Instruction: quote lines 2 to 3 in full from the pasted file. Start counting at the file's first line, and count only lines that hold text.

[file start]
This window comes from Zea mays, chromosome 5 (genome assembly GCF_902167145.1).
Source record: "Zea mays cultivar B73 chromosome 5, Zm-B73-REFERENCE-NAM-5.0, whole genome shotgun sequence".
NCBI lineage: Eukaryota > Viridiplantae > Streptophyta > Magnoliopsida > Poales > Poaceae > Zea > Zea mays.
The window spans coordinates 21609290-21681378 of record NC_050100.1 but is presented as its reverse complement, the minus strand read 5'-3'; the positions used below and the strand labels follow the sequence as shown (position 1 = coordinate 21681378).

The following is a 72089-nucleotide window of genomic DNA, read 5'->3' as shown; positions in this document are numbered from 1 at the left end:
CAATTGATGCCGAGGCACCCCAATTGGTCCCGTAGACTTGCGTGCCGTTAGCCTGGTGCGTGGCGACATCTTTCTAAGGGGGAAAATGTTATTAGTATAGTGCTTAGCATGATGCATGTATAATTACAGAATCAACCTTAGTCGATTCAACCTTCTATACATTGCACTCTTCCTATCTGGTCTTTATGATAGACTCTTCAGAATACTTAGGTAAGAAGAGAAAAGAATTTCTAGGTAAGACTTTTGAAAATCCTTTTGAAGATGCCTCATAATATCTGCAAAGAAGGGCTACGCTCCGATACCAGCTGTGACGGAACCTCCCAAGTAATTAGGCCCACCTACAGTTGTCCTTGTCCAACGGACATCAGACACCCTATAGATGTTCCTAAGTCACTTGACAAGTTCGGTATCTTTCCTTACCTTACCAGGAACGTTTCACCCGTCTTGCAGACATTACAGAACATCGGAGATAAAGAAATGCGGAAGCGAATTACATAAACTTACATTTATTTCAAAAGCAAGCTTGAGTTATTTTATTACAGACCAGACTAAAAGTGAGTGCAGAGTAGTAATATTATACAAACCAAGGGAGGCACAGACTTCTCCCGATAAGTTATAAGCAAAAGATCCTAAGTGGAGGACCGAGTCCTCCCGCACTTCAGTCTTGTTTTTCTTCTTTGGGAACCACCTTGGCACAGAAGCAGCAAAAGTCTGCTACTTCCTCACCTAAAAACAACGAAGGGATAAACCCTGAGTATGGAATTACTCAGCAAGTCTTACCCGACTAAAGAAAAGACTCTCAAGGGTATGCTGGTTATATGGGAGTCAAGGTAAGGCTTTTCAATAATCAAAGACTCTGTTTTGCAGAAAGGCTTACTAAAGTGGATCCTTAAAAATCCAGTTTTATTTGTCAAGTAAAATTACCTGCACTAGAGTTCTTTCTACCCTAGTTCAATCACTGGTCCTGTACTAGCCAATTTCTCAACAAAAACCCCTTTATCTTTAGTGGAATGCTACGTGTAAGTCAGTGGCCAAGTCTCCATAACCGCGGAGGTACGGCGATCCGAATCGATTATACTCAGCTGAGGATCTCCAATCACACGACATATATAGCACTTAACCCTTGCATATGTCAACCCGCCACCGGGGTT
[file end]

Source record: "Zea mays cultivar B73 chromosome 5, Zm-B73-REFERENCE-NAM-5.0, whole genome shotgun sequence".
NCBI lineage: Eukaryota > Viridiplantae > Streptophyta > Magnoliopsida > Poales > Poaceae > Zea > Zea mays.